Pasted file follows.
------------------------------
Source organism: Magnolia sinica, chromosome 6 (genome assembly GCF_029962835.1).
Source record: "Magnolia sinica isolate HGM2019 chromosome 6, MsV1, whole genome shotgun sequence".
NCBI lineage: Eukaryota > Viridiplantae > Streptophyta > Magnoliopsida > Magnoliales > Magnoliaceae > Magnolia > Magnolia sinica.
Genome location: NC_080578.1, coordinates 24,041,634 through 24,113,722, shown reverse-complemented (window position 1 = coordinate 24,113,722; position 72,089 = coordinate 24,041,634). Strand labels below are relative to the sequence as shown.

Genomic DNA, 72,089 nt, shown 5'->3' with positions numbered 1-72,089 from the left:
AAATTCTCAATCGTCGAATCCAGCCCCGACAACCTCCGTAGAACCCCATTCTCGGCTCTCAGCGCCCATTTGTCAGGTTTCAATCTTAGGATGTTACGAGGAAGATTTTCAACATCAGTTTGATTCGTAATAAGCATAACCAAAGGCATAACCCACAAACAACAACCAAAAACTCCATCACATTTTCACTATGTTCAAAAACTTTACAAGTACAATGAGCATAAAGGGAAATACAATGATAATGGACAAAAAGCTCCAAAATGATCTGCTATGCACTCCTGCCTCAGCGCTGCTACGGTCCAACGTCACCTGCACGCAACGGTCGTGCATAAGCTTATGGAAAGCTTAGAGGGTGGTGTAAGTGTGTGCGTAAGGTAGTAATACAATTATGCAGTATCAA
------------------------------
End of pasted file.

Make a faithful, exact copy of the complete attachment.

Source organism: Magnolia sinica, chromosome 6 (genome assembly GCF_029962835.1).
Source record: "Magnolia sinica isolate HGM2019 chromosome 6, MsV1, whole genome shotgun sequence".
NCBI lineage: Eukaryota > Viridiplantae > Streptophyta > Magnoliopsida > Magnoliales > Magnoliaceae > Magnolia > Magnolia sinica.
Genome location: NC_080578.1, coordinates 24,041,634 through 24,113,722, shown reverse-complemented (window position 1 = coordinate 24,113,722; position 72,089 = coordinate 24,041,634). Strand labels below are relative to the sequence as shown.

Genomic DNA, 72,089 nt, shown 5'->3' with positions numbered 1-72,089 from the left:
AAATTCTCAATCGTCGAATCCAGCCCCGACAACCTCCGTAGAACCCCATTCTCGGCTCTCAGCGCCCATTTGTCAGGTTTCAATCTTAGGATGTTACGAGGAAGATTTTCAACATCAGTTTGATTCGTAATAAGCATAACCAAAGGCATAACCCACAAACAACAACCAAAAACTCCATCACATTTTCACTATGTTCAAAAACTTTACAAGTACAATGAGCATAAAGGGAAATACAATGATAATGGACAAAAAGCTCCAAAATGATCTGCTATGCACTCCTGCCTCAGCGCTGCTACGGTCCAACGTCACCTGCACGCAACGGTCGTGCATAAGCTTATGGAAAGCTTAGAGGGTGGTGTAAGTGTGTGCGTAAGGTAGTAATACAATTATGCAGTATCAA